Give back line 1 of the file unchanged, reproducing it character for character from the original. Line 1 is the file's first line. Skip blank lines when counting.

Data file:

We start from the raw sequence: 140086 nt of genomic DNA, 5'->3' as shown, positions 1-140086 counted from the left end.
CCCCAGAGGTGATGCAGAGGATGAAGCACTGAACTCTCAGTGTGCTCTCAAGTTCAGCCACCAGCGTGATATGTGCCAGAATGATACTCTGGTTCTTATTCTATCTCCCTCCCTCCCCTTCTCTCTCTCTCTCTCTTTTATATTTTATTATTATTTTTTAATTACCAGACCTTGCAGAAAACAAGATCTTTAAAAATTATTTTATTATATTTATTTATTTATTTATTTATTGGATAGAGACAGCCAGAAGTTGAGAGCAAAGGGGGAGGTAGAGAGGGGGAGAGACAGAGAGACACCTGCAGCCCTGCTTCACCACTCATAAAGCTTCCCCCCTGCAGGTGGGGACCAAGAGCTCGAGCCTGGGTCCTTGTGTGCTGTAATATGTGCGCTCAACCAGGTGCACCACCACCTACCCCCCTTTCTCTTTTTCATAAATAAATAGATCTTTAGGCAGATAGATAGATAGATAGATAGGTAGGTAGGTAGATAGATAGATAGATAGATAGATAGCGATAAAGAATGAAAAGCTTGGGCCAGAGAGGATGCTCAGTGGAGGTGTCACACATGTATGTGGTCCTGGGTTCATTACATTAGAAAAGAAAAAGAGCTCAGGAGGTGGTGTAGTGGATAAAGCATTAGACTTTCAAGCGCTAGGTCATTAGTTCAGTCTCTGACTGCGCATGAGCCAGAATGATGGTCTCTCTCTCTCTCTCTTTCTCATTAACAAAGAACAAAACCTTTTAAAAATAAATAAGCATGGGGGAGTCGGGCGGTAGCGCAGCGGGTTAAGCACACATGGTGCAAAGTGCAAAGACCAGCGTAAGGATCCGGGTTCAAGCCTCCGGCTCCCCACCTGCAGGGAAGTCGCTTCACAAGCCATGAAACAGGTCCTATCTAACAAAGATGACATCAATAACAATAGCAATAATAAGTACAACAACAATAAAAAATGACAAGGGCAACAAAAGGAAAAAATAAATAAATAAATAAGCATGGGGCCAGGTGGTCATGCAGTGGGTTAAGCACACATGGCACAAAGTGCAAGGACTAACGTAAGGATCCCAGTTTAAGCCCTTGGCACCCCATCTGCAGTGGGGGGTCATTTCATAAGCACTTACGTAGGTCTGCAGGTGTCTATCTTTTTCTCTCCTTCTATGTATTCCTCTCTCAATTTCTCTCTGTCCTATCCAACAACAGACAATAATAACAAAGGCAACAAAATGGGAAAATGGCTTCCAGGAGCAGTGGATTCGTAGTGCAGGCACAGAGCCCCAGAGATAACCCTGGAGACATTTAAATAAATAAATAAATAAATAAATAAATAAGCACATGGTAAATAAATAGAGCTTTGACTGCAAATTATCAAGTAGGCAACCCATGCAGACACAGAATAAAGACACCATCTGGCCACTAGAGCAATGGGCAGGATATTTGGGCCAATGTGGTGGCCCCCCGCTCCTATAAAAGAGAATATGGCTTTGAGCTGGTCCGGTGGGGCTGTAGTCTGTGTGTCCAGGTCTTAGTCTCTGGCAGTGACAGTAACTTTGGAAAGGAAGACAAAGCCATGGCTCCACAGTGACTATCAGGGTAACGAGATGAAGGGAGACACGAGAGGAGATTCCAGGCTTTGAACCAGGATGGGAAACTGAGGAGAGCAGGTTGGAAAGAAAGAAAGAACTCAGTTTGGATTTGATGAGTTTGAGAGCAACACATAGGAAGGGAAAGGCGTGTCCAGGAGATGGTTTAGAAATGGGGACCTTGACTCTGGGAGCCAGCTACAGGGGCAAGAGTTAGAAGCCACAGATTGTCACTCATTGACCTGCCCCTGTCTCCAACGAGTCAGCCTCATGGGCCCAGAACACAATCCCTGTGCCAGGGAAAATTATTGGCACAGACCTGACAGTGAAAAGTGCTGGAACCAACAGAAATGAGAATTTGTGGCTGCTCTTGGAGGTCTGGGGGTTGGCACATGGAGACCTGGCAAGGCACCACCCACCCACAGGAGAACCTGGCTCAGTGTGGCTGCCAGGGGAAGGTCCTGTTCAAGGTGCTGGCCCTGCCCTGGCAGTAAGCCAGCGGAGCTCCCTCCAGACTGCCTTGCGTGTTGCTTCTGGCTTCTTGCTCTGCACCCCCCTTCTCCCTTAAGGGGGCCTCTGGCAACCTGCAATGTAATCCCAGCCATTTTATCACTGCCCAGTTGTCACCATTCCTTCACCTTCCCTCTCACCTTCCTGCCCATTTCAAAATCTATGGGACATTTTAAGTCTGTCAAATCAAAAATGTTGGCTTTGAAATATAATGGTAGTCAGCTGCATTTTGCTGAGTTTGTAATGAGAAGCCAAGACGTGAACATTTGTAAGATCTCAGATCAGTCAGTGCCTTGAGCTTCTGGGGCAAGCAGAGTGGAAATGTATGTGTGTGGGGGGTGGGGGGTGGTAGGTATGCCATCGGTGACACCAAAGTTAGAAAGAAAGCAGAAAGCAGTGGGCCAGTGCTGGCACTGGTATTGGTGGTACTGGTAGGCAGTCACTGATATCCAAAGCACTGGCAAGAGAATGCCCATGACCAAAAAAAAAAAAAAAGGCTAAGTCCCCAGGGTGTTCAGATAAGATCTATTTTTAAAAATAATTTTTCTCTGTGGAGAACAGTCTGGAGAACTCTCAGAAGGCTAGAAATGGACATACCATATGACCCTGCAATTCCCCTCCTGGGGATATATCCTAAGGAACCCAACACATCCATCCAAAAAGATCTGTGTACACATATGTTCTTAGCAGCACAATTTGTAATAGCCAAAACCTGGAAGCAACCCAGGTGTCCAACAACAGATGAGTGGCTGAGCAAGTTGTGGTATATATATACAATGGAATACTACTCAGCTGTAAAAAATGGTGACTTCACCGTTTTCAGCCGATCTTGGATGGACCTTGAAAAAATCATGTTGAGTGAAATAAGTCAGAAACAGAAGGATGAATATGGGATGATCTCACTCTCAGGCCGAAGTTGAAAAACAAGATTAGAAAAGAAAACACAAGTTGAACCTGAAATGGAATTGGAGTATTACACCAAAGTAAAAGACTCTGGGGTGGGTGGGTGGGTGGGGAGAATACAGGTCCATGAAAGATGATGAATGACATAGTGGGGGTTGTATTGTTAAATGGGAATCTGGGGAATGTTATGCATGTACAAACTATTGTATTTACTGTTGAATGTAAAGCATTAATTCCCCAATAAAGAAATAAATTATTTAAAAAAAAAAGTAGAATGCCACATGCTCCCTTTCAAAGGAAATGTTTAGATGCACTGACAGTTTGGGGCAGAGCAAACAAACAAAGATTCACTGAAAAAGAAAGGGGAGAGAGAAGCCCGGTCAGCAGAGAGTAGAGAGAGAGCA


We start from the raw sequence: 140086 nt of genomic DNA, 5'->3' as shown, positions 1-140086 counted from the left end.